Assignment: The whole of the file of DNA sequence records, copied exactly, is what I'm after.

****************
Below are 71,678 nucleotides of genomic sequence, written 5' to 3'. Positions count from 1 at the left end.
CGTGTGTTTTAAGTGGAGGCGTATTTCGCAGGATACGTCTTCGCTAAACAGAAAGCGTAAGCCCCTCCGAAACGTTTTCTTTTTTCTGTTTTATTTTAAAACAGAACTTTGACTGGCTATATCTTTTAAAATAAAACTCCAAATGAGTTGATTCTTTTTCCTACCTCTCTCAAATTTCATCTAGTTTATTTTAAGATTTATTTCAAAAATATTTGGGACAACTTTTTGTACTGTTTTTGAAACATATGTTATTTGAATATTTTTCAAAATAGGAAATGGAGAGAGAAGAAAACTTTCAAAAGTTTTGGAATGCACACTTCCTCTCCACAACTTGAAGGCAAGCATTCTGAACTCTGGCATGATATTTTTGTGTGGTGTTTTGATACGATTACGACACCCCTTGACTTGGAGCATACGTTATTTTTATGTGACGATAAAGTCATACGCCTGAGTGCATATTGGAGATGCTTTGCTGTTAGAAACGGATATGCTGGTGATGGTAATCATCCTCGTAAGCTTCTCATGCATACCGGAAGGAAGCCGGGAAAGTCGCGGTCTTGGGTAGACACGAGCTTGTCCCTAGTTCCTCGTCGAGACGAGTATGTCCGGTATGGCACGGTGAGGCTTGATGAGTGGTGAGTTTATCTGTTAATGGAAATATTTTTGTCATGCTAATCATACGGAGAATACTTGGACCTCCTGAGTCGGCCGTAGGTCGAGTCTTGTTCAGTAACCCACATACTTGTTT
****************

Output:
Below are 71,678 nucleotides of genomic sequence, written 5' to 3'. Positions count from 1 at the left end.
CGTGTGTTTTAAGTGGAGGCGTATTTCGCAGGATACGTCTTCGCTAAACAGAAAGCGTAAGCCCCTCCGAAACGTTTTCTTTTTTCTGTTTTATTTTAAAACAGAACTTTGACTGGCTATATCTTTTAAAATAAAACTCCAAATGAGTTGATTCTTTTTCCTACCTCTCTCAAATTTCATCTAGTTTATTTTAAGATTTATTTCAAAAATATTTGGGACAACTTTTTGTACTGTTTTTGAAACATATGTTATTTGAATATTTTTCAAAATAGGAAATGGAGAGAGAAGAAAACTTTCAAAAGTTTTGGAATGCACACTTCCTCTCCACAACTTGAAGGCAAGCATTCTGAACTCTGGCATGATATTTTTGTGTGGTGTTTTGATACGATTACGACACCCCTTGACTTGGAGCATACGTTATTTTTATGTGACGATAAAGTCATACGCCTGAGTGCATATTGGAGATGCTTTGCTGTTAGAAACGGATATGCTGGTGATGGTAATCATCCTCGTAAGCTTCTCATGCATACCGGAAGGAAGCCGGGAAAGTCGCGGTCTTGGGTAGACACGAGCTTGTCCCTAGTTCCTCGTCGAGACGAGTATGTCCGGTATGGCACGGTGAGGCTTGATGAGTGGTGAGTTTATCTGTTAATGGAAATATTTTTGTCATGCTAATCATACGGAGAATACTTGGACCTCCTGAGTCGGCCGTAGGTCGAGTCTTGTTCAGTAACCCACATACTTGTTT